Skip directly to content

Meet the Team: Elavenhil (Ela) Pallipatti Mohan, Senior Engagement Manager

on Mon, 12/13/2021 - 14:46

This profile is part of a Scopus blog series, featuring the Secondary Content Operations team. This team looks after the relationships with all third parties such as publishers, societies and funding agencies whose content is included in Scopus, Engineering Village and other multi-publisher platforms.

Name: Elavenhil Pallipatti Mohan (Ela)

Job title: Senior Engagement Manager 

Can you tell us a bit about yourself? I graduated in Sociology, and I am very much passionate about the subject, as well as Philosophy, and Literature. Even though my day-to-day work is in no way related to Sociology, Philosophy or Literature, my passion for these disciplines always induces me to learn and write more on these subject areas. Currently, I am on a fascinating voyage to understand the social structures of human societies within the internet world. Recently, I have published three essays on this topic in regional journals/magazines.

I am also very much interested in hiking. Thus, the Himalayan Mountain range are my second home.

When did you join Elsevier? I joined Elsevier as Journal Manager in August 2012.

What do you love most about your job? The strongest factor of human evolution is the human urge for questions. Skepticism helped us to achieve petabytes of knowledge that we stored in our neurons, papers, art forms and modern storage devices. As an Engagement Manager, I love being the minuscule part of helping ground-breaking new knowledge reach a global audience. The spread of new knowledge will create new questions, new questions will push humans to quest for further new experiences and new experiences will help us to evolve further.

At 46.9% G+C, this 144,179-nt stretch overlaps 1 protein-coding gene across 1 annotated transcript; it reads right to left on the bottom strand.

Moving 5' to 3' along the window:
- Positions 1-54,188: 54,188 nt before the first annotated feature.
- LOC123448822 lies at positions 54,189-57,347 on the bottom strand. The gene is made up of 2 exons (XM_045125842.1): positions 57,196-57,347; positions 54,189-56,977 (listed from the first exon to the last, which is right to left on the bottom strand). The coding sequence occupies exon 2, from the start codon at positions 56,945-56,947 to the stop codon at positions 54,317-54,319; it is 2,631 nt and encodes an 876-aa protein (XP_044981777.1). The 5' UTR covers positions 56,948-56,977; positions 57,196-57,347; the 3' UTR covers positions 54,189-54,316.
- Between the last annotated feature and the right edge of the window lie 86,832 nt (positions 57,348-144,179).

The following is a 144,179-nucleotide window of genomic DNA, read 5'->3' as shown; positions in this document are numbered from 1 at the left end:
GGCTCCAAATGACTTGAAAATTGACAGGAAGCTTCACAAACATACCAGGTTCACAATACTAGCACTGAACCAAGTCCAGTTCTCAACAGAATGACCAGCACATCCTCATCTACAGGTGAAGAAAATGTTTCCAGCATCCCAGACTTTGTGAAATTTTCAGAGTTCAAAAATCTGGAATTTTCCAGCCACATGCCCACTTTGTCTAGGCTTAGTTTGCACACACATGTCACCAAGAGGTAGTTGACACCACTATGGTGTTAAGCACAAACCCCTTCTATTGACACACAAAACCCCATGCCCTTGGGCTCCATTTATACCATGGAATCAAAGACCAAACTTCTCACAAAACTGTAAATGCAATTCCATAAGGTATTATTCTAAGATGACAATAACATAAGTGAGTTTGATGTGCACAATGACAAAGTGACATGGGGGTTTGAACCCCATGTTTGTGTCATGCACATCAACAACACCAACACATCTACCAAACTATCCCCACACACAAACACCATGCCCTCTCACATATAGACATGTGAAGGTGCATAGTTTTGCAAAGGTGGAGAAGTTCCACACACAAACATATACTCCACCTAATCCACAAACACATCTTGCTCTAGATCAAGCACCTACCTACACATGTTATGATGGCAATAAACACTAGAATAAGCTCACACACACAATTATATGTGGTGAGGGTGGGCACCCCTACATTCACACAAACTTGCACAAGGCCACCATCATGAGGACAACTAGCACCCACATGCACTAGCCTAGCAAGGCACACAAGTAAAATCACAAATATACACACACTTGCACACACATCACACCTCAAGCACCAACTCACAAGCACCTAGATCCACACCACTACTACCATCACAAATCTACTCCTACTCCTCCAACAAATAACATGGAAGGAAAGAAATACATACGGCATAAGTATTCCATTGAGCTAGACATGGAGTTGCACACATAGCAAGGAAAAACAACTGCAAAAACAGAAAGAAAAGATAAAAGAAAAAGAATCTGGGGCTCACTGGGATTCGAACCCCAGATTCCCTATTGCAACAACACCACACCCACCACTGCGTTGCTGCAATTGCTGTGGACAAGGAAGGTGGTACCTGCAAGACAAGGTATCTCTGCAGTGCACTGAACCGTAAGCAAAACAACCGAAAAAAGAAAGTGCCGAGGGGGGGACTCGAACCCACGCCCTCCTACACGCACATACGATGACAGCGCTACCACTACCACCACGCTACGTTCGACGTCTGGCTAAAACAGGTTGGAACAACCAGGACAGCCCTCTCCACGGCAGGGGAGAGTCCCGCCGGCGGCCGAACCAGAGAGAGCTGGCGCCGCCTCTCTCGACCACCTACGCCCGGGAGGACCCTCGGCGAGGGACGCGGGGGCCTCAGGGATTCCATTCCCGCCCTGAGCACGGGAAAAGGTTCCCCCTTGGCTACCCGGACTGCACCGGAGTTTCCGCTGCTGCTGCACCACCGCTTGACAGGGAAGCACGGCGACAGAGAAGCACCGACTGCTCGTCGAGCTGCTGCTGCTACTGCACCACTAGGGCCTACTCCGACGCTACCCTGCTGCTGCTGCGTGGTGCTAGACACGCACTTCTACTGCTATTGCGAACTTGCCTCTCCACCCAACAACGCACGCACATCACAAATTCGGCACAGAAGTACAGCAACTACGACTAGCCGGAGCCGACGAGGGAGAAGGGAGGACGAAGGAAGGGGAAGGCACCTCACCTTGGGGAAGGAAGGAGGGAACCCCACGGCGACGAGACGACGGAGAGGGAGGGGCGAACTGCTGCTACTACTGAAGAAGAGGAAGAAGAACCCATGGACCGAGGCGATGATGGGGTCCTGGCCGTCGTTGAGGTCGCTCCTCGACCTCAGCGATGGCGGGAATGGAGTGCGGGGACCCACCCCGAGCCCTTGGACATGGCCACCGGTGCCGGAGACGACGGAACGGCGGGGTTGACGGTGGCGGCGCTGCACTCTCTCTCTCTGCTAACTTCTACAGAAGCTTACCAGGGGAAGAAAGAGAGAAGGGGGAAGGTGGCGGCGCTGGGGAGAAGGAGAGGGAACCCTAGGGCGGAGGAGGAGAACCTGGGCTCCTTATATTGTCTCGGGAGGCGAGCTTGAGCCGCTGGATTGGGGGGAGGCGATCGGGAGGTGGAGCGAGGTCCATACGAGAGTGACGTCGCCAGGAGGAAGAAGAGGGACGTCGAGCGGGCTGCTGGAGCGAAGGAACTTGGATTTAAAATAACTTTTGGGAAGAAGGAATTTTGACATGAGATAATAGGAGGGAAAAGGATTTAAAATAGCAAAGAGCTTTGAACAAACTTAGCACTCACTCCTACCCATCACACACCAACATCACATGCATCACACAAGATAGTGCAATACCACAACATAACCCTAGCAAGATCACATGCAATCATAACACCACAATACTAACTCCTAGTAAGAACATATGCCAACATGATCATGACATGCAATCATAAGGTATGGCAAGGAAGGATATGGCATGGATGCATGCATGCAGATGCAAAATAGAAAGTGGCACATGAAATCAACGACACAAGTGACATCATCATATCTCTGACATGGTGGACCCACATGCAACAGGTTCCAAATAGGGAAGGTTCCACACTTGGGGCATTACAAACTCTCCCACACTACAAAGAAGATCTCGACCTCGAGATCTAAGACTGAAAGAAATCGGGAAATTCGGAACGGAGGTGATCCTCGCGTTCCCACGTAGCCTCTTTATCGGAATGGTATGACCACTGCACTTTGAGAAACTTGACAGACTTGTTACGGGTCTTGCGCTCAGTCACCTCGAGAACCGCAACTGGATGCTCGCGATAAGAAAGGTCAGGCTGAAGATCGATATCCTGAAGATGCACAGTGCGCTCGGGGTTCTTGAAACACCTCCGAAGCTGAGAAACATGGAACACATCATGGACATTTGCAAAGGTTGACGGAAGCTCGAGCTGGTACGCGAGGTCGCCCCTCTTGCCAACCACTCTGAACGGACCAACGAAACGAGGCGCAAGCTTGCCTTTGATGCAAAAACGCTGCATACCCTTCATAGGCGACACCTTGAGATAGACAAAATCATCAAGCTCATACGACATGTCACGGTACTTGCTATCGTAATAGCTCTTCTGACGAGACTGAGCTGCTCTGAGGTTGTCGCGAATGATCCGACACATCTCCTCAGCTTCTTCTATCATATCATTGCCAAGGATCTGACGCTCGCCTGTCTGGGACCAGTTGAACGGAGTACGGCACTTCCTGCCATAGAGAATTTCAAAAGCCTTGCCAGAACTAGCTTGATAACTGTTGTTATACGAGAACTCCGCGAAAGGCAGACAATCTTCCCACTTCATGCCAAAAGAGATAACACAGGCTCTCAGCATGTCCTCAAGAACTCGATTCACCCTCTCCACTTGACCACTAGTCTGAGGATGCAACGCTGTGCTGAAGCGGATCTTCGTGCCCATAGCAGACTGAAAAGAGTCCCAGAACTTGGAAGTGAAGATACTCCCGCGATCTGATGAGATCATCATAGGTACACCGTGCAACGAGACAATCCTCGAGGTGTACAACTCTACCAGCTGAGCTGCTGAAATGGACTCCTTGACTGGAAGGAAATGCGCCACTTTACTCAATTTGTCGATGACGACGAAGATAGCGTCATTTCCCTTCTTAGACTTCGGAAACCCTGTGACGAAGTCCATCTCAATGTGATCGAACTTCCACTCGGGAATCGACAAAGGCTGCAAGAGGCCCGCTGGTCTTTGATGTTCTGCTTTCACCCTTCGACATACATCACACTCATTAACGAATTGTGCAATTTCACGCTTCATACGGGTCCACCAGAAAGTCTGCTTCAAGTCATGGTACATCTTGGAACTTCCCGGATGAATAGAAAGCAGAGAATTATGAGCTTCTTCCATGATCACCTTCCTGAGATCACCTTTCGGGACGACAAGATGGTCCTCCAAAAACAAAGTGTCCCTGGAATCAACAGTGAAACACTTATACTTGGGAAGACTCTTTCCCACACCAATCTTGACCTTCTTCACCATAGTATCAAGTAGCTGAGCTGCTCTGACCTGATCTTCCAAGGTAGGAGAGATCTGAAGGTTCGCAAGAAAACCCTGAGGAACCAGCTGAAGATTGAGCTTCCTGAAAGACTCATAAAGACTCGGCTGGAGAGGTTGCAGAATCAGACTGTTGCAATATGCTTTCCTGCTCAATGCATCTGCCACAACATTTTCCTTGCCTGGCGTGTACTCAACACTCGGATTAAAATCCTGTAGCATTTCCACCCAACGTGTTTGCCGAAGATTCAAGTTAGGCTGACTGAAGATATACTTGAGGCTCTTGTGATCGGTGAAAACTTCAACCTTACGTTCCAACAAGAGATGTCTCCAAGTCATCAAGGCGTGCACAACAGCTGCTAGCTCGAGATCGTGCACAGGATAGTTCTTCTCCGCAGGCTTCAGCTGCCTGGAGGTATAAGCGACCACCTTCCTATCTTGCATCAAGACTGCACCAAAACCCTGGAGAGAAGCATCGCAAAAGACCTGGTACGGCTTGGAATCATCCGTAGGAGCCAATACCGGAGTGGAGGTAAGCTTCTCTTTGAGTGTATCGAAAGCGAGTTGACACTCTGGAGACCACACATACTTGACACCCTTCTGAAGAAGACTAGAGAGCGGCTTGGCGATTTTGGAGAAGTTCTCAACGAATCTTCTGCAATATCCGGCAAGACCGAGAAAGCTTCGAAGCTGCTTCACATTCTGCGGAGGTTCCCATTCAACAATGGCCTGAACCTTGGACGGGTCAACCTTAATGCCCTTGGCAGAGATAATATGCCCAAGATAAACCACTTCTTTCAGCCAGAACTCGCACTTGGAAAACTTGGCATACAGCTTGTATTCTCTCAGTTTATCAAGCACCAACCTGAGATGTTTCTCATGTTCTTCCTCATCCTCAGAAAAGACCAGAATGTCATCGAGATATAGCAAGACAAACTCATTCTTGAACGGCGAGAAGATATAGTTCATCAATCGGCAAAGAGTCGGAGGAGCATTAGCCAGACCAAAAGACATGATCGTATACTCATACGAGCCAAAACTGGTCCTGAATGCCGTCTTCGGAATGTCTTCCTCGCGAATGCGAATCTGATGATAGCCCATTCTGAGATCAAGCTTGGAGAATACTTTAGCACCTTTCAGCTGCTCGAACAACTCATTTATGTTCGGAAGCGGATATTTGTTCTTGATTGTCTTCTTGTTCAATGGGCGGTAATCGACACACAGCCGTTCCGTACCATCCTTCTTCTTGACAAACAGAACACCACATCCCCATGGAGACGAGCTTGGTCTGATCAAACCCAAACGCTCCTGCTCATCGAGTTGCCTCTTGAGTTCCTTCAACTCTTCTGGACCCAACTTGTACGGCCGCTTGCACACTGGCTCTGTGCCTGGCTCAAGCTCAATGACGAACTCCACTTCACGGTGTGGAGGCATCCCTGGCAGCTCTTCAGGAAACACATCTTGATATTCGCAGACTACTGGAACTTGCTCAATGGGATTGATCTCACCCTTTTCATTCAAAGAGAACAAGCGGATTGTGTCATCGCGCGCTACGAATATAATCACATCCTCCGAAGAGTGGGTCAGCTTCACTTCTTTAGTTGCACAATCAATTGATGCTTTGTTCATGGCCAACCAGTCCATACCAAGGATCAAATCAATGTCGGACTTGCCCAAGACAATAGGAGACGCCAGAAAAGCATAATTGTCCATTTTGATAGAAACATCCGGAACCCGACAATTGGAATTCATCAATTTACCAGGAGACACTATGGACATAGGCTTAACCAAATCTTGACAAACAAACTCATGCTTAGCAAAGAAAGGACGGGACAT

What is the last book you read? I just finished reading ‘Girl, Woman, Other,’ a Booker prize-winning novel written by Bernardine Evaristo, one of the greatest contemporary writers in my opinion.

Currently I am reading ‘The Dawn of Everything,’ written by my most favorite author David Graeber, along with David Wengrow.

How would you explain your job to a stranger on a bus? It would be easier to impress a stranger if I could explain to them an example they could connect to, say how Elsevier supported Covid-19 research

I would say, “I am supporting researchers and scientists across the globe to get scientific solutions and information effectively. It is more about assisting the people - who are tirelessly working to create vaccines and preventive drugs to save the entire world, with the tools and information that Elsevier has.”

What is one thing you want people to know about Elsevier? I love to talk about Elsevier’s legacy and the continuous evolution. So, I would always start with the Ptolomy's Geographia or Galileo’s Dialogo Systema Cosmicum which were published initially in print by the 17th-century Elzeviers and until Scopus, Clinical Key, and ScienceDirect. 

Editor’s note:  Elzevier was a former name of Elsevier, used in the era of non-standardized spelling.

What is the most exciting part of your job? People! Elsevier is visibly an inclusive and diverse organization - not only in the policies but also in the work that we do. It is always exciting to work with people from diverse backgrounds and cultures. Every day is filled with surprises. It can begin with an email from a budding researcher from the Americas and end with an email from a Nobel laureate from Africa.

What keeps you awake at night? I used to be nocturnal until 2019. But from the dawn of 2020, I cycle twenty miles every day. The tiredness makes me hit my bed sharply at 10 in the night.

What is the most interesting thing you have learned recently? Physics! I was bad at Physics and any other natural sciences until five years ago. Love for Physics is the eureka which I have discovered in recent times. Physics helps me to understand Philosophy, the world and human existence better. Physics also introduced me to one of the greatest philosophers of our times, Carlo Rovelli, and his theory of loop quantum gravity.